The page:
Small game developers get on fast track

Movies and music from small, independent creators push the pop-culture envelope with fresh ideas. Now, game developers are set to do the same with a wave of low-priced — and often offbeat — titles on the new online video-game system networks from Microsoft, Nintendo and Sony.

This blossoming "indie" movement will be evident at the annual Electronic Entertainment Expo starting here Tuesday. Alongside the big-budget sci-fi sequel Gears of War 2, Microsoft will be touting two indie games available via its five½ -year-old Xbox Live later this year: an art-house take on Mario-style games called Braid, and a comic animated battle game, Castle Crashers. On the way for the newest online network, Nintendo's WiiWare, via its Shopping Channel: the whimsical puzzle game World of Goo.

But the show stealer may be Flower, a PS3 game for Sony's PlayStation Network. In the game, "you play as the wind, flowing across the field, picking up flower petals," says Kellee Santiago, a co-founder of thatgamecompany, a seven-person Santa Monica developer. "You are changing the environment as you go, trying to create a harmony between the elements of the urban and the natural."

Flower, due later this year for the PlayStation Network, is the second downloadable game from thatgamecompany. Its surrealistic underwater predecessor, Flow, "was the first indie game that really made you sit back and say, 'Wow, this is just so different.' Flow was the kind of game that could have been designed by Will Wright (The Sims) or (Mario creator) Shigeru Miyamoto," says Geoff Keighley, host of cable channel Spike's GameTrailersTV.

Sony followed that with a successful string of indie games that included the one-man creation Everyday Shooter and continued with the M.C. Escher-esque echochrome and the 2D Pufnstuf-flavored PixelJunk Monsters.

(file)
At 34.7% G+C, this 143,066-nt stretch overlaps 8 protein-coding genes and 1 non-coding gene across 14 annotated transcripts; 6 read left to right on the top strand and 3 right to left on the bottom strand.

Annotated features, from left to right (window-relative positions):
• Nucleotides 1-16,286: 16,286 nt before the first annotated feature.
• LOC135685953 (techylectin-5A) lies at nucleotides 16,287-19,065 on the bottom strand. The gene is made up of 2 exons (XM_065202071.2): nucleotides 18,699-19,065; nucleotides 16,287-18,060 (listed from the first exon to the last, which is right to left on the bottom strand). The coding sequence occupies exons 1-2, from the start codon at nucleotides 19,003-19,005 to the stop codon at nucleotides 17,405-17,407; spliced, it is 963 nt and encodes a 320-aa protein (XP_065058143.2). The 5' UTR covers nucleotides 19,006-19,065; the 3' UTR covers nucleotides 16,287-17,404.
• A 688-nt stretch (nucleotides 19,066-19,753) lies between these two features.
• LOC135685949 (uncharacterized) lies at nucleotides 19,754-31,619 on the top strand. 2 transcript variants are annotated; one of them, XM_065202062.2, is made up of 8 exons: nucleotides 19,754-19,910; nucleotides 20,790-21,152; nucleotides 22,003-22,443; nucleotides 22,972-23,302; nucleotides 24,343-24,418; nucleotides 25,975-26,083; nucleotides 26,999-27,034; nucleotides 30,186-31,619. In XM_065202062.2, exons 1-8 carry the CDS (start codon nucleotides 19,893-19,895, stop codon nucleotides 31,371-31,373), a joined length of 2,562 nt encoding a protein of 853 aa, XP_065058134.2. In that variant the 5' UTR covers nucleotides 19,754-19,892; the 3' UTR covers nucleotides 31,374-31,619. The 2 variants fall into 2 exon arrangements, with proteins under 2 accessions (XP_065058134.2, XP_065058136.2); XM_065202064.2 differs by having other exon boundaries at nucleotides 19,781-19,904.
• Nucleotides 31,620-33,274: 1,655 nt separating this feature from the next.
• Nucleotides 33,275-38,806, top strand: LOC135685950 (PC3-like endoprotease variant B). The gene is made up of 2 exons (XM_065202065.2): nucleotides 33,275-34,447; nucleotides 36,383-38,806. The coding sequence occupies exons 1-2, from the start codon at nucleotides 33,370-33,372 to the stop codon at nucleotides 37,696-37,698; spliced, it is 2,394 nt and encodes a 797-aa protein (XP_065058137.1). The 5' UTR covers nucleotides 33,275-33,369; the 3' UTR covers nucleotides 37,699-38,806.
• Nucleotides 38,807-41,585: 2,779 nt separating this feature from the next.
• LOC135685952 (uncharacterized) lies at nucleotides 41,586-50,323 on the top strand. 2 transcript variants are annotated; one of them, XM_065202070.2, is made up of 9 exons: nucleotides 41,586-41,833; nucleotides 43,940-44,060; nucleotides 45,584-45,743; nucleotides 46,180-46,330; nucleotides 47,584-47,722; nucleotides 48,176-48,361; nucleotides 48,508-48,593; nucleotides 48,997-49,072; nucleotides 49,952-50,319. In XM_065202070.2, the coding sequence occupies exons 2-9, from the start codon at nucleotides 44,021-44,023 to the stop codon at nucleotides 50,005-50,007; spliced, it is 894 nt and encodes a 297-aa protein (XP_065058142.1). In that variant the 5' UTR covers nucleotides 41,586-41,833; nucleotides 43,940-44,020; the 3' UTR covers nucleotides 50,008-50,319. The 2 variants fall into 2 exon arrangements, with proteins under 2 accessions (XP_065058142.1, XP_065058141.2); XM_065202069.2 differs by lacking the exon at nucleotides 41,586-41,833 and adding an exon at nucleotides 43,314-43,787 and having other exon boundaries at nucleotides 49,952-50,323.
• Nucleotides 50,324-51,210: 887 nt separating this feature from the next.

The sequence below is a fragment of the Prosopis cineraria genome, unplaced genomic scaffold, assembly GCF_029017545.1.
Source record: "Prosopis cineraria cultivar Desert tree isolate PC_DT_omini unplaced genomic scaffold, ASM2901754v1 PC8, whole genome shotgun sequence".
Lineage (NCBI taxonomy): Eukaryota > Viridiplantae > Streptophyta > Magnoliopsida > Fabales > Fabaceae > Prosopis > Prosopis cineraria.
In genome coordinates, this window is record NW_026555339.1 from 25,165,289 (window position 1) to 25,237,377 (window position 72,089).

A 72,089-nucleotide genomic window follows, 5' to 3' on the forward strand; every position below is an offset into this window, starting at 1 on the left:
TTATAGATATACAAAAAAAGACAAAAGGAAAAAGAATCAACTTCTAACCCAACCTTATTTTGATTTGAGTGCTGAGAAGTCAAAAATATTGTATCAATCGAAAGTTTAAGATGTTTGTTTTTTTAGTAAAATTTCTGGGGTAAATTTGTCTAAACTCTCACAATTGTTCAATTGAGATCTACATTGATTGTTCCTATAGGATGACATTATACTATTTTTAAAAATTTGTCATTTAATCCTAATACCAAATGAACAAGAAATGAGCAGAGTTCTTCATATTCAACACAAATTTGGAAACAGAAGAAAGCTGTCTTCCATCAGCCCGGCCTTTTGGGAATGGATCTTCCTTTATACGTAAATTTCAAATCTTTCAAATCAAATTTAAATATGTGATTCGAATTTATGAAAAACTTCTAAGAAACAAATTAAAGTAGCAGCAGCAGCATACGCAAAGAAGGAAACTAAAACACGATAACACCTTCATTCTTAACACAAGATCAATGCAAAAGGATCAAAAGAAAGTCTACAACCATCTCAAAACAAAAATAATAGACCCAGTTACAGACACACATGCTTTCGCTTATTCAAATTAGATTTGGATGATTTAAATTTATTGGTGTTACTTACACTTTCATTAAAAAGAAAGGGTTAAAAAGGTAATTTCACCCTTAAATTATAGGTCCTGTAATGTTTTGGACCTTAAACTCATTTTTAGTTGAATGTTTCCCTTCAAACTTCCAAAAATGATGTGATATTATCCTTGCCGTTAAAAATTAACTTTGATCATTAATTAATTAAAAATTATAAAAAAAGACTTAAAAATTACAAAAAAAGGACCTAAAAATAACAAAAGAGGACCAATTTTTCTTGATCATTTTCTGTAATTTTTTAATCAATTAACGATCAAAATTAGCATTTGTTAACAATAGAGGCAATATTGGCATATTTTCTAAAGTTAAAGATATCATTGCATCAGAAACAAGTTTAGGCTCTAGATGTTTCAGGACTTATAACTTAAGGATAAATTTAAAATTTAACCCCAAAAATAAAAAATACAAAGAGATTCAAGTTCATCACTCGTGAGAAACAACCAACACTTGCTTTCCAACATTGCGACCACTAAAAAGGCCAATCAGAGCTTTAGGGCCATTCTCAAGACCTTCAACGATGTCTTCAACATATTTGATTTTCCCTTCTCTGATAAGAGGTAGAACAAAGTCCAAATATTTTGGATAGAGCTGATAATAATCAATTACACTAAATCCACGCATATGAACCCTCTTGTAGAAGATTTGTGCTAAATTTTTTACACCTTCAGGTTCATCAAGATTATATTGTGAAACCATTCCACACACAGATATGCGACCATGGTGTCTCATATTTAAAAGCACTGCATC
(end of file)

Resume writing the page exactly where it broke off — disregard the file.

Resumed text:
"There is a combination of fresh new talent and experience," says Deborah Mars, a senior producer at Sony's Santa Monica Studios, which oversaw the production of those games. "I think we are finally seeing — I really hate to use this expression — a brave new world with the opportunity that downloadable content allows us to … give (small developers) a forum to create and really try out some of these more innovative indie-type games. There is always going to be the big Hollywood blockbusters like Hancock, but there has got to be a place for the Little Miss Sunshines."

As the game industry marches into an expected $21 billion in sales this year (compared with last year's record-setting $17.8 billion), conditions are ripe for an indie-game breakthrough. Combined, the Xbox 360, Wii and PS3 are in 25 million U.S. homes, and each console can connect to the Net. Xbox Live is the largest network with about 12 million users.

For their networks, all three console companies are nourishing the creation of bite-sized games that can be made more quickly and at less cost than blockbusters like Halo and Grand Theft Auto— in months and for hundreds of thousands of dollars, as opposed to years and tens of millions of dollars. The games are less intimidating to players and cost from $5 to $10, compared to $40 to $60 or more for major titles.

"This is kind of like the YouTube of games, with low barriers to entry," says Wedbush Morgan Securities analyst Michael Pachter. He estimates that the indie game market could reach $1 billion in the U.S. in several years.

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